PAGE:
The stimulus made it through both Senate chambers, but with the help of only three Republican senators and no Republican representatives. And yet "the party of ideas" is actually more at ease with Obama's bill than they let on via FOX. Per The Huffington Post, Republican Senator Arlen Specter of Pennsylvania had this to say on the situation:
"I think there are a lot of people in the Republican caucus who are glad to see this action taken without their fingerprints, without their participation," he said.
Specter was asked, How many of your colleagues?
"I think a sizable number," he said. "I think a good part of the caucus agrees with the person I quoted, but I wouldn't want to begin to speculate on numbers."
Honestly, I'm less politically angry than I am saddened. While Specter wouldn't say how many colleagues he was referring to, he reminds us of how ideology puts politicians—liberal, conservative, mineral and vegetable—into prescribed boxes. (Matthew Yglesias pointed out this perfect example.) Specter's quote is as damning an observation on American politics as the candidacy of Sarah Palin, the Minnesota Senate race and the seeming reality that Democratic cabinet appoointees don't pay taxes.
For all the Republican posturing over this bill, Obama still has some of the highest approval ratings of a one-month-old president. The public wants the bill, and is more than a little dissatisfied with the media's coverage. Senator John McCain can mumble all he wants about bipartisanship, but he would do well to read this little blog post over at MSNBC:
With zero House Republicans voting for the stimulus -- and with just three Senate Republicans expected to vote for it later this afternoon -- it's worth noting that 28 House Democrats and 12 Senate Democrats voted for the final passage of Bush's big tax cut in 2001. (And remember, too, that Bush had barely won the presidential election the year before.) The size of that 2001 tax-cut package? $1.35 trillion.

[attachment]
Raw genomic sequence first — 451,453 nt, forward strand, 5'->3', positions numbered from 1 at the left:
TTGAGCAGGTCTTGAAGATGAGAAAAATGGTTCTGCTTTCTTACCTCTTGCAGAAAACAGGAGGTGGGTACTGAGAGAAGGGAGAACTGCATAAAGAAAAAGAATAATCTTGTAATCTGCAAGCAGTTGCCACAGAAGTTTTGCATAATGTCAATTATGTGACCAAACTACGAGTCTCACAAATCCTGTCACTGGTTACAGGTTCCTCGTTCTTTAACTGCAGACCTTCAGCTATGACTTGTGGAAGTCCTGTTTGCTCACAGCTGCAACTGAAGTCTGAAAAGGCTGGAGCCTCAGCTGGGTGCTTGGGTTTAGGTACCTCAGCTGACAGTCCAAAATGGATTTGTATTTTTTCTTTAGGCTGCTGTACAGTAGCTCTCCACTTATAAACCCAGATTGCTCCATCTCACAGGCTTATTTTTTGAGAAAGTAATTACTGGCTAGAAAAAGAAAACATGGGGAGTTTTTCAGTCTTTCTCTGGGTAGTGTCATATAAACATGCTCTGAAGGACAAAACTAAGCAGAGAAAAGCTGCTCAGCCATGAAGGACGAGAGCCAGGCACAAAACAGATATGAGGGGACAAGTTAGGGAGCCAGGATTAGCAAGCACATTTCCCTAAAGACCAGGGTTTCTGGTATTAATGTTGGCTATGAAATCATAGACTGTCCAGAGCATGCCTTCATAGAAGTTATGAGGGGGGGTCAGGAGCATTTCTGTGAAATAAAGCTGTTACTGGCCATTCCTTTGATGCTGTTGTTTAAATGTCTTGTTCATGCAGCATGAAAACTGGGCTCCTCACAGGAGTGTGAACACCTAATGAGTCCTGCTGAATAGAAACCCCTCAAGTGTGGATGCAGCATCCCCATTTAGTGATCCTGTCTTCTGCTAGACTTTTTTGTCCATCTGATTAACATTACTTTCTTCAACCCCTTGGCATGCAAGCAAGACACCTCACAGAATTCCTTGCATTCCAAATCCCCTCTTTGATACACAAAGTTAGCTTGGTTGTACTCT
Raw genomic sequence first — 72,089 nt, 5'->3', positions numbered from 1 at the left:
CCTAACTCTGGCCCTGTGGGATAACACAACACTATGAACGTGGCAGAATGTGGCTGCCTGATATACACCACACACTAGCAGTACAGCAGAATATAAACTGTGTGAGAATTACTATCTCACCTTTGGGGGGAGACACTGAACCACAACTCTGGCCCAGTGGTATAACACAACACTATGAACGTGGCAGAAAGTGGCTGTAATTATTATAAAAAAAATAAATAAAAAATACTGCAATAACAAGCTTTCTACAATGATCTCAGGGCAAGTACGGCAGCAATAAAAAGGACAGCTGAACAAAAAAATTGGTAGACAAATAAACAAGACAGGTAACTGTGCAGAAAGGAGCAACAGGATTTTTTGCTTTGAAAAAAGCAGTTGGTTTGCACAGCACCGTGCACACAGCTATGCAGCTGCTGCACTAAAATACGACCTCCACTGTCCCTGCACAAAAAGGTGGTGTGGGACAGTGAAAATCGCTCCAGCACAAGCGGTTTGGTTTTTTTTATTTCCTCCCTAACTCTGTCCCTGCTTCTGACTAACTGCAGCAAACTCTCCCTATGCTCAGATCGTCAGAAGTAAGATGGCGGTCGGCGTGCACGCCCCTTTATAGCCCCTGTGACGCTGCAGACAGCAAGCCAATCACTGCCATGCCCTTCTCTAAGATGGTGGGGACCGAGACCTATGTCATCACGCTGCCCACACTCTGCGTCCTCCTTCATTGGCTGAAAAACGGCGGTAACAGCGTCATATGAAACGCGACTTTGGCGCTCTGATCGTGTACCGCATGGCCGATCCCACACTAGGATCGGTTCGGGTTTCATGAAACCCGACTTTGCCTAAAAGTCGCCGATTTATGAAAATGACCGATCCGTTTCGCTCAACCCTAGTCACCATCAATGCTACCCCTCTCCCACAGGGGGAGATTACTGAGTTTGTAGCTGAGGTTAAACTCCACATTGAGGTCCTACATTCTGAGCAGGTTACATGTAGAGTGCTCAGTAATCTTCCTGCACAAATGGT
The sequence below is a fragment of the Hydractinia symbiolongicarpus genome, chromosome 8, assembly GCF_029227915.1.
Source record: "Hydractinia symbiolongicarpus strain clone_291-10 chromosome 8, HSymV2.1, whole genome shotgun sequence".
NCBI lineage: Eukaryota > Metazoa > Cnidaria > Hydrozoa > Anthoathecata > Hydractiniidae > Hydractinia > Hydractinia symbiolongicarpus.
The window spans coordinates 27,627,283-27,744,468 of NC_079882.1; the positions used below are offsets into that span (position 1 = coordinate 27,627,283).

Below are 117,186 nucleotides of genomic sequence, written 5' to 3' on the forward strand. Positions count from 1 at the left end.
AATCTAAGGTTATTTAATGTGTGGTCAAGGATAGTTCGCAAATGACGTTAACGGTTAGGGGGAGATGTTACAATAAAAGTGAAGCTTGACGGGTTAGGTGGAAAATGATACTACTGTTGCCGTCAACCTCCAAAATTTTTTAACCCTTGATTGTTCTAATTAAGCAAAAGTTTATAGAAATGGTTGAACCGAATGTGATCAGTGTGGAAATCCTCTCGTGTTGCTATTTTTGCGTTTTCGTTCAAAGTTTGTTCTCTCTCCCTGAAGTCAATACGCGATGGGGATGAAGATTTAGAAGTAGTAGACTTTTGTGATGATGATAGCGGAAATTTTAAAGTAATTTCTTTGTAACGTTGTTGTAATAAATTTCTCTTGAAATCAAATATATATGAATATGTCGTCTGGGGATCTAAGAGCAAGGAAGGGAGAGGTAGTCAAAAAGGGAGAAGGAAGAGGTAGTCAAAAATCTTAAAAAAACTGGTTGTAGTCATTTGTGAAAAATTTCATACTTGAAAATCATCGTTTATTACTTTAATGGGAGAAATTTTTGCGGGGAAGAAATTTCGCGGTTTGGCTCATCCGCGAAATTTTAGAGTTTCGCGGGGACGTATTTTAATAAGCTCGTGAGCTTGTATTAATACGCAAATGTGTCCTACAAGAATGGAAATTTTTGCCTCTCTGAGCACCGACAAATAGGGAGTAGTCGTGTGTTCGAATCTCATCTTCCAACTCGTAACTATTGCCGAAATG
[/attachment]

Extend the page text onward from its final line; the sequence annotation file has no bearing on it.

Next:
And he could even take a hint from Joe Lieberman, of all people (Think Obama is going to get any props from hard liberals for his decision to not excommunicate the Democrat-cum-Republican-cum-Democrat? Probably not.):
Campaigning for the other party's candidates can be quite a help when the election is over. "I think he has campaigned for a couple of the others, as well, so they obviously have a relationship and that's been helpful," said Nelson.
"Joe's longtime good relationship with Arlen Specter helped considerably," said Sen. Mary Landrieu (D-La.), who was in on the centrist meetings.
"He was important," said Sen. Specter, who, along with Collins and her fellow Maine Republican Olympia Snowe, broke ranks to join the Democrats. "But the critical talks occurred between Senator Reid, Senator Collins and, for awhile, Senator Voinovich. Those were the principal discussions."
Majority Leader Harry Reid spokesman Jim Manley said that Lieberman "played a crucial role in keeping this all together."
Lieberman is a liberal when it comes to fiscal policy and his vote was never in doubt. He attended the meetings as an observer at first, he said, but then saw the talks begin to fall apart and took a more assertive role.
When all is said and done, politicians are being politicians, Lieberman is not the Democratic Party's Antichrist and the term bipartisan has many partisan definitions.